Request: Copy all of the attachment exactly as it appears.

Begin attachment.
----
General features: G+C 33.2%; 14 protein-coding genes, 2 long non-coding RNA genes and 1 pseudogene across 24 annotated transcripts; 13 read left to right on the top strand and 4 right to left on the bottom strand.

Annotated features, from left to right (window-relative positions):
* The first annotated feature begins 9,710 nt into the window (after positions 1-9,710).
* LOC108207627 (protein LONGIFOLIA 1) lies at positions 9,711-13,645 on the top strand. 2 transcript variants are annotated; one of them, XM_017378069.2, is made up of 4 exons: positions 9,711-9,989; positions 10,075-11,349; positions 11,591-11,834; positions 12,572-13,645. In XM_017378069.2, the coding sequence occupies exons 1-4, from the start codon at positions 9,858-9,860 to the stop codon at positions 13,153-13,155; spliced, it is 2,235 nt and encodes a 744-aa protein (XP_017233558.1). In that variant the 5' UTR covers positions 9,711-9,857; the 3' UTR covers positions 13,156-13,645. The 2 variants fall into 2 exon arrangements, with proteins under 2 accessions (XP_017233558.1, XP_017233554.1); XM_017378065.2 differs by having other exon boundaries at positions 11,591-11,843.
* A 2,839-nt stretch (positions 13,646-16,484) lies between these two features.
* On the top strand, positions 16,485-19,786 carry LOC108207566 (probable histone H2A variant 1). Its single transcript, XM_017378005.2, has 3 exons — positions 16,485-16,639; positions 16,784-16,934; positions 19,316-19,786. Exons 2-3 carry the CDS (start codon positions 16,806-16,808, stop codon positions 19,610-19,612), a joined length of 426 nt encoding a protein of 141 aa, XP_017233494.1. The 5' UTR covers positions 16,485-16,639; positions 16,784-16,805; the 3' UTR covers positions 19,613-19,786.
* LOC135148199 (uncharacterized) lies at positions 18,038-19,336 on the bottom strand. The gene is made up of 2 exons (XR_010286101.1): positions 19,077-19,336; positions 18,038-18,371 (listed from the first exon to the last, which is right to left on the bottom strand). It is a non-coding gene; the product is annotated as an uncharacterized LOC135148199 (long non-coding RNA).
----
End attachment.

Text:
General features: G+C 33.2%; 14 protein-coding genes, 2 long non-coding RNA genes and 1 pseudogene across 24 annotated transcripts; 13 read left to right on the top strand and 4 right to left on the bottom strand.

Annotated features, from left to right (window-relative positions):
* The first annotated feature begins 9,710 nt into the window (after positions 1-9,710).
* LOC108207627 (protein LONGIFOLIA 1) lies at positions 9,711-13,645 on the top strand. 2 transcript variants are annotated; one of them, XM_017378069.2, is made up of 4 exons: positions 9,711-9,989; positions 10,075-11,349; positions 11,591-11,834; positions 12,572-13,645. In XM_017378069.2, the coding sequence occupies exons 1-4, from the start codon at positions 9,858-9,860 to the stop codon at positions 13,153-13,155; spliced, it is 2,235 nt and encodes a 744-aa protein (XP_017233558.1). In that variant the 5' UTR covers positions 9,711-9,857; the 3' UTR covers positions 13,156-13,645. The 2 variants fall into 2 exon arrangements, with proteins under 2 accessions (XP_017233558.1, XP_017233554.1); XM_017378065.2 differs by having other exon boundaries at positions 11,591-11,843.
* A 2,839-nt stretch (positions 13,646-16,484) lies between these two features.
* On the top strand, positions 16,485-19,786 carry LOC108207566 (probable histone H2A variant 1). Its single transcript, XM_017378005.2, has 3 exons — positions 16,485-16,639; positions 16,784-16,934; positions 19,316-19,786. Exons 2-3 carry the CDS (start codon positions 16,806-16,808, stop codon positions 19,610-19,612), a joined length of 426 nt encoding a protein of 141 aa, XP_017233494.1. The 5' UTR covers positions 16,485-16,639; positions 16,784-16,805; the 3' UTR covers positions 19,613-19,786.
* LOC135148199 (uncharacterized) lies at positions 18,038-19,336 on the bottom strand. The gene is made up of 2 exons (XR_010286101.1): positions 19,077-19,336; positions 18,038-18,371 (listed from the first exon to the last, which is right to left on the bottom strand). It is a non-coding gene; the product is annotated as an uncharacterized LOC135148199 (long non-coding RNA).